A Brief Aside About Mathematics
I am skipping over so much in my effort to lay out what I see as the core ideas in the Critique that every so often I get to feeling a little queasy. After posting today's segment, I reflected that I had said nothing at all about Kant rather strange doctrine of manifolds of pure intuition and its relationship to the epistemological peculiarity of mathematical knowledge. Let me try to remedy that here. This is in the nature of an aside, and not really a part of the line of exposition I have been developing.
Kant thinks that mathematics is significantly different from physics, in the following way. We could not, he thinks, possess the concepts of mass, velocity, and the rest that turn up in the propositions of the physical sciences without first having had sense experience of physical objects. In this respect, he agrees with the empiricists in the great debate between the empiricists and the rationalists. As he says in the famous opening sentence of the portion of the Introduction to the Critique added in the Second Edition, "There can be no doubt that all our knowledge begins with experience." [B1] [He goes on, in the first sentence of the second paragraph, to add, "But though all our knowledge begins with experience, it does not follow that it all arises out of experience."] And so he is on his way to the argument that there is a mind-dependent, mind-contributed element in our knowledge, the element that makes knowledge of experienced objects possible a priori.
But Kant thinks that mathematics is knowable a priori in a stronger sense than this, because the concepts we deploy in Geometry -- circle, line, angle, triangle, and the rest -- can be constructed by the mind in intuition entirely independently of all experience. We may derive the concept of mass from experience, but we do not, in the same sense, derive the concept of a triangle from experience. [Even though, to be sure, we as living human beings do not start thinking about logic and mathematics and philosophy until we have lived for a bit and had lots of sensory input.] He thus agrees with Plato and the rationalists about this. We can construct in intuition, he believes, mathematical objects we have never encountered in sense experience. [Remember Plato's argument that we can never abstract the concept of a perfect circle or a perfectly straight line from our sense experience of plates or sticks.]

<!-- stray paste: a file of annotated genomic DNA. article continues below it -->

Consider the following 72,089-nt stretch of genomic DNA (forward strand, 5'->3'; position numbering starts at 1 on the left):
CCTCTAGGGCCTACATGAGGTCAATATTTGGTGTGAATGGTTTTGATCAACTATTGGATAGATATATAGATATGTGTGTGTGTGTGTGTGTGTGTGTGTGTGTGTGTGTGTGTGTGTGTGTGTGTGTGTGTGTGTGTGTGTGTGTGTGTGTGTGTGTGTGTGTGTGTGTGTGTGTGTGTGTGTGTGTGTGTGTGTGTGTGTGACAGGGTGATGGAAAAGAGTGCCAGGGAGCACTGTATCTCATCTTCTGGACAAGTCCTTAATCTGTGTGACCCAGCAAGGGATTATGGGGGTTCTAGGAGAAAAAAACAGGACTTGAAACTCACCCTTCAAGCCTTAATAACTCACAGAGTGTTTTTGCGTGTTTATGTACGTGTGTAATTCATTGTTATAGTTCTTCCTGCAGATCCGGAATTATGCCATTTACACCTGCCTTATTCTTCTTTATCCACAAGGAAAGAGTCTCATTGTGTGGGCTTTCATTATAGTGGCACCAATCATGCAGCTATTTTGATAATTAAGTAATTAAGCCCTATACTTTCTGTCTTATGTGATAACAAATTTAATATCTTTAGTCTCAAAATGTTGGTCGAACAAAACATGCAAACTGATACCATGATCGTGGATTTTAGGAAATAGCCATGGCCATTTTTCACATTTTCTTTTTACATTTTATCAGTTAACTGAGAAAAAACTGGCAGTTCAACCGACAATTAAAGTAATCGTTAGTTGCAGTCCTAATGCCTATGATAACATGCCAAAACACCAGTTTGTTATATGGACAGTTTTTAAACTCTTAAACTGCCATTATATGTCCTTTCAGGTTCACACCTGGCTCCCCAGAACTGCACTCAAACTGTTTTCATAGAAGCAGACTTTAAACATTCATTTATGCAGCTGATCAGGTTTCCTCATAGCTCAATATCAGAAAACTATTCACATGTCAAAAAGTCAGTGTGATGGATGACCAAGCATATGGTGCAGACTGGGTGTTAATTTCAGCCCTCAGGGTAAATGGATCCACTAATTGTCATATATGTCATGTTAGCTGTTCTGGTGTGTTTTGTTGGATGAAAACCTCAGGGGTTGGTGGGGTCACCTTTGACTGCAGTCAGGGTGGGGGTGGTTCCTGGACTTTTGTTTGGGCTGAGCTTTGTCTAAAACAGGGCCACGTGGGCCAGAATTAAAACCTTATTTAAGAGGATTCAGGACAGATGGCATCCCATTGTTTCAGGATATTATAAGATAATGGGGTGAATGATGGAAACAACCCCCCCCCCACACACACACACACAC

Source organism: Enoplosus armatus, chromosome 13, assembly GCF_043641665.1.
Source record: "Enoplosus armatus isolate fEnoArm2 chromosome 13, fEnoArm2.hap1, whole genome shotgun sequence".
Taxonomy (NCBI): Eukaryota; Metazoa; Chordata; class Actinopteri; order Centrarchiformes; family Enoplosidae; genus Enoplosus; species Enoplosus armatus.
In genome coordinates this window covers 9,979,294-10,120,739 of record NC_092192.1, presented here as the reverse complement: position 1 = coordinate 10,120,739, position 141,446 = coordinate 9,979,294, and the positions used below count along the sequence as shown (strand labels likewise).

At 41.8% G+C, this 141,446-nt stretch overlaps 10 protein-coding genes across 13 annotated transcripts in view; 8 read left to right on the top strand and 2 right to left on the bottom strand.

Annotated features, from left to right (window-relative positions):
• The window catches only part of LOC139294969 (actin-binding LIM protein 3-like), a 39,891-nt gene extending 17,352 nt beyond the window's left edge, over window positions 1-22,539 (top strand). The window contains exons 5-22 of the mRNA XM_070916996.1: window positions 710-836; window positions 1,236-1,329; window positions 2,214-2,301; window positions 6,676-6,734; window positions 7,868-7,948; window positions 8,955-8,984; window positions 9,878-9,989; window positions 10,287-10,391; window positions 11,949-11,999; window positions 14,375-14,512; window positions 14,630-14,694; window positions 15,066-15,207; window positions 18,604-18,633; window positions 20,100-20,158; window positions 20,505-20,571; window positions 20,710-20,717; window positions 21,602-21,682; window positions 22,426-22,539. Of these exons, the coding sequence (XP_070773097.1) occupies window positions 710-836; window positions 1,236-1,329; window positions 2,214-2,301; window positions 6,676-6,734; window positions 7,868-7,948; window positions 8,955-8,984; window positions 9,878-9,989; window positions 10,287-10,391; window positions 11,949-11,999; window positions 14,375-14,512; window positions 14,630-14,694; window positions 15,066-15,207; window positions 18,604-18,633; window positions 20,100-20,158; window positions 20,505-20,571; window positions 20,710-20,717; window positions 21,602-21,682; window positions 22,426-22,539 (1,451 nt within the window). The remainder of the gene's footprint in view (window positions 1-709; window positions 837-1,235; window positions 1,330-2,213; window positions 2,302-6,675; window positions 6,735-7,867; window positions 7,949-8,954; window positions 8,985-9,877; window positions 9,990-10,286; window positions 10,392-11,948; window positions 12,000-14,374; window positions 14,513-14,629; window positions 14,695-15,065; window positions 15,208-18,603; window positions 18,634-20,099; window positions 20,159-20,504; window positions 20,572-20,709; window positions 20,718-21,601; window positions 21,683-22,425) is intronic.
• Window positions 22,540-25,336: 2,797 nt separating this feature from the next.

How can this be? Kant concludes that over and above space and time being the pure forms of sensible intuition, space and time are manifolds of pure intuition given to the mind by itself, and completely devoid of sensory content. What are manifolds of pure intuition? Manifolds of relations that are not relating anything to anything, as far as I can understand what he is saying. This is not a dumb view, although it is very difficult to understand. I may be totally wrong, but it is my impression that the great Dutch mathematician L. E. J. Brouwer held a similar position. Perhaps if Charles Parsons is reading this, he will weigh in and correct me, since he really does know a very great deal about Brouwer.
Just to repeat, Kant's motivation for advancing this view is, in the first instance, his desire to explicate the special epistemic status of pure mathematics, although -- waste not, want not -- the doctrine of pure intuition crops up later on and plays an important role in Kant's theory of a priori synthesis.
Well, I just thought I would mention it.